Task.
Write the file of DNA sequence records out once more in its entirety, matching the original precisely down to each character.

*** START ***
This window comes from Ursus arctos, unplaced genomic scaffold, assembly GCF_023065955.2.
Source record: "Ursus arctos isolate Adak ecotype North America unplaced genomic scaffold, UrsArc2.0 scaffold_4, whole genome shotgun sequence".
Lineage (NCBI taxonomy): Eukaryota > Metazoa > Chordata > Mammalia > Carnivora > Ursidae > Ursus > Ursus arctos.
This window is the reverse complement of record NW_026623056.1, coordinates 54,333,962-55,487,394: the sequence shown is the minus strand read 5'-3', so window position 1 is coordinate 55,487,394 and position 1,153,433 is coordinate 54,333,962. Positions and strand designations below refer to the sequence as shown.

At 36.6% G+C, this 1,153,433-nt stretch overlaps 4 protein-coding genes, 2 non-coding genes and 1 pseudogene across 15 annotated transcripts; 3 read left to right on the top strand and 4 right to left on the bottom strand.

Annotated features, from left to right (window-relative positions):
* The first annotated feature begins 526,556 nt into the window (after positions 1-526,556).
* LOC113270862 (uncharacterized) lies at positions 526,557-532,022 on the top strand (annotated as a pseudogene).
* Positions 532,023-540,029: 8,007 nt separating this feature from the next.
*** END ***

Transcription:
This window comes from Ursus arctos, unplaced genomic scaffold, assembly GCF_023065955.2.
Source record: "Ursus arctos isolate Adak ecotype North America unplaced genomic scaffold, UrsArc2.0 scaffold_4, whole genome shotgun sequence".
Lineage (NCBI taxonomy): Eukaryota > Metazoa > Chordata > Mammalia > Carnivora > Ursidae > Ursus > Ursus arctos.
This window is the reverse complement of record NW_026623056.1, coordinates 54,333,962-55,487,394: the sequence shown is the minus strand read 5'-3', so window position 1 is coordinate 55,487,394 and position 1,153,433 is coordinate 54,333,962. Positions and strand designations below refer to the sequence as shown.

At 36.6% G+C, this 1,153,433-nt stretch overlaps 4 protein-coding genes, 2 non-coding genes and 1 pseudogene across 15 annotated transcripts; 3 read left to right on the top strand and 4 right to left on the bottom strand.

Annotated features, from left to right (window-relative positions):
* The first annotated feature begins 526,556 nt into the window (after positions 1-526,556).
* LOC113270862 (uncharacterized) lies at positions 526,557-532,022 on the top strand (annotated as a pseudogene).
* Positions 532,023-540,029: 8,007 nt separating this feature from the next.